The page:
In FIG. 5, the envelope around the hair is completed by folding the now triple thickness edges 16 and 18 inwardly and crimping them to seal the package 28 formed in this way. Four such packages 28 are shown in place on a person's head, while a fifth as yet unfolded sheet 10 is being used to isolate and treat another bundle of hair by means of a treating agent, bleach or dye on the brush 32.
In another preferred embodiment of the invention shown in FIG. 6, a liquid-impermeable sheet of aluminum 10 is coated on the surface opposite the adhesive, with a hair treating agent 34. This agent may be of any suitable type that can be adhered per se, or in a suitable composition, to the sheet 10. The agent 34 is preferably dry or relatively drum such as a gel, for example, so that it does not flow or leak in a package of such sheets. Such a dry hair treating agent composition is activated prior to use by the application of a suitable liquid, either before or after placing the hair to be treated on the sheet 10 above the activated agent 34. This sheet 10 is also provided with a strippable cover and an underlying adhesive area along the edge, and is folded or rolled up in the same way as the sheets of FIGS. 1 through 5.
As noted previously any of the pressure-sensitive skin-adherent adhesives known to the art are suitable such as those widely used on surgical tapes. More specifically, an especially suitable adhesive is one used on and available in the form of "MED-3044 Double-Coated Medical Tape" from the Fasson division of Avery Products Corporation. This tape, is suitable for use in the embodiments of the invention utilizing a double coated tape adhered to a liquid-impermeable sheet. This tape consists of 0.003" polyethylene, coated on both sides with a non-sensitizing acrylic adhesive protected by a white polyethylene coated release paper and is intended for use with any device to be firmly fixed to the body. The tape is soft and comfortable yet of high strength, has good initial tack and excellent skin adhesion, leaves no residue on removal and is non-sensitizing to the skin. The adhesive coatings have a total thickness of 0.004", i.e. 0.002" per side. The adhesion is about 25-45 oz./inch of width of the tape to polyethylene. The Polyken Tack, i.e. 2 cm/sec., 2 seconds, 100 gms/cm2 is about 700-1000 gms.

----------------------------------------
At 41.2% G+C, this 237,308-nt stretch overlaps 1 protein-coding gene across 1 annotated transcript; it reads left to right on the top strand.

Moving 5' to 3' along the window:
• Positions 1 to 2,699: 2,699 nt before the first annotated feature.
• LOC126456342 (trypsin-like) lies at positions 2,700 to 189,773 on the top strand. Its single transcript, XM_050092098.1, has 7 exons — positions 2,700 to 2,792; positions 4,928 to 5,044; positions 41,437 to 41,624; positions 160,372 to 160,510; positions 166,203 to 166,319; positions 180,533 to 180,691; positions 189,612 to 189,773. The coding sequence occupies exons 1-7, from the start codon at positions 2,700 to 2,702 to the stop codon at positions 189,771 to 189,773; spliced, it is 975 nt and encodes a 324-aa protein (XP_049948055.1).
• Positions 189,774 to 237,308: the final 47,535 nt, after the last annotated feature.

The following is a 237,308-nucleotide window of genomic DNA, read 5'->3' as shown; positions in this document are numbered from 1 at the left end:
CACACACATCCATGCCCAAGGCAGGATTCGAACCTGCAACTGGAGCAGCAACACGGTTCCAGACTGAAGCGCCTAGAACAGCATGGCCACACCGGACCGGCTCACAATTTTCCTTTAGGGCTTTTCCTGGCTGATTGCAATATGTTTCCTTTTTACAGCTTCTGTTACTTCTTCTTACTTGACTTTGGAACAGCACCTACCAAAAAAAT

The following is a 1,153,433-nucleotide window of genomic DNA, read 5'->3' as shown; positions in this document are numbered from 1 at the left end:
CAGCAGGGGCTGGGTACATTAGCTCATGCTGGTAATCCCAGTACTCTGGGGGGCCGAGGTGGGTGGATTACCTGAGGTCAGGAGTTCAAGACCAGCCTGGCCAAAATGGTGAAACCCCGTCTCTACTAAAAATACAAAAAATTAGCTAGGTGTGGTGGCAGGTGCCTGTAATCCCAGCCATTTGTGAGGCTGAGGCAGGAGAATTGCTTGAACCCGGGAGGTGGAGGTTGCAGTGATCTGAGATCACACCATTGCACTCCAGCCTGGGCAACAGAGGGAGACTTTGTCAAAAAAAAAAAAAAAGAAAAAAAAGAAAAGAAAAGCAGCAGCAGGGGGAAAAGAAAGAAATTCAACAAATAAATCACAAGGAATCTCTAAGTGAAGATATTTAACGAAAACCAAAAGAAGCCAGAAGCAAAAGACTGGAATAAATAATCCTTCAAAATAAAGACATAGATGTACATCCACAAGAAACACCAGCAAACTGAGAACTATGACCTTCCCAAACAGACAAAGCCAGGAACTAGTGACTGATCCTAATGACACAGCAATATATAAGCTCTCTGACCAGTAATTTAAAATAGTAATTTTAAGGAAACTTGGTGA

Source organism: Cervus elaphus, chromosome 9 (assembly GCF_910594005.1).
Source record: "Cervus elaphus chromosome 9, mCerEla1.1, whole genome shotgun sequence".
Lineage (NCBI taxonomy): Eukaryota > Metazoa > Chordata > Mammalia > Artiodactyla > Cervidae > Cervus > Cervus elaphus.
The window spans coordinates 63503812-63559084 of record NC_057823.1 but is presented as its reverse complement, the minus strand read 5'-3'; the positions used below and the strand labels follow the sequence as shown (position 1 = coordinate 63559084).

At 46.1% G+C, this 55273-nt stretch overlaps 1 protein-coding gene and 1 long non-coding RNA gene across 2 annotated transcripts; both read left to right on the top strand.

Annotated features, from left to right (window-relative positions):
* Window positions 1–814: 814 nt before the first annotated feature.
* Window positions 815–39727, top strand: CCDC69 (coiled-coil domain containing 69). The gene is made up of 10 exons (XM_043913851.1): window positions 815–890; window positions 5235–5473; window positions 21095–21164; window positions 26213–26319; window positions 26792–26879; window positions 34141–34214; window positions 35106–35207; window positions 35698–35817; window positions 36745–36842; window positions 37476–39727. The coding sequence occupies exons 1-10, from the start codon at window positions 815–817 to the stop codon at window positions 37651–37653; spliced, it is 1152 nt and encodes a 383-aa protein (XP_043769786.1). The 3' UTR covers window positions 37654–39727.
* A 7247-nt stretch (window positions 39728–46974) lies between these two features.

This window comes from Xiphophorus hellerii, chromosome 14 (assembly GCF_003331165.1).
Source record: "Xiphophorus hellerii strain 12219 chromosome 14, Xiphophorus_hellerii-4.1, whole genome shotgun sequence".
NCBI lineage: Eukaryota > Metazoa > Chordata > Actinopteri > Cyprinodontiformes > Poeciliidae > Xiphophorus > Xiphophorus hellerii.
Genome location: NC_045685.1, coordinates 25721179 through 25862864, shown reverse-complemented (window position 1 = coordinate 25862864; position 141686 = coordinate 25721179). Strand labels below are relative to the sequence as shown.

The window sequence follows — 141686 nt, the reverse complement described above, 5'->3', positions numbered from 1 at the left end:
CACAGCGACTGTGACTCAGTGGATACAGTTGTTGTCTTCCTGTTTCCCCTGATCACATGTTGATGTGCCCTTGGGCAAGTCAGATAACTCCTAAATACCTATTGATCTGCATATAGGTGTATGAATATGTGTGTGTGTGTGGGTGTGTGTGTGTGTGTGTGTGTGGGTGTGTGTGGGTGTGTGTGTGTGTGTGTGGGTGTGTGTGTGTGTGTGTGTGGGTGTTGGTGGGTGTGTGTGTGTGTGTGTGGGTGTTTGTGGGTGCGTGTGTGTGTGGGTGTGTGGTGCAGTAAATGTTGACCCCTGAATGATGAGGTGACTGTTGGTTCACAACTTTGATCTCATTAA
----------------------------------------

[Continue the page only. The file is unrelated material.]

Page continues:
It will be seen from the foregoing that the articles and method of the present invention provide for the first time, a reliable, effective means for contrast coloring of hair even by relatively unskilled operators. Of course, skill is still required to achieve an artistic or aesthetic effect but the present invention has largely obviated the need for superior manipulative or maechanical technique. This is due to the fact that the possibility and indeed previous probability of movement or slippage of the foil has been eliminated. Moreover, the new method and articles are far more economical than previous methods since the need for an assistant to cut sheets of foil and hold them in place is entirely eliminated. The coloring or bleaching achieved by the new method and articles extends smoothly and evenly from the very roots of the hair to the ends of the hair without blotchiness or spotting of adjacent hair due to the perfect isolation of the hair to be treated, thus, achieving the objects of the invention.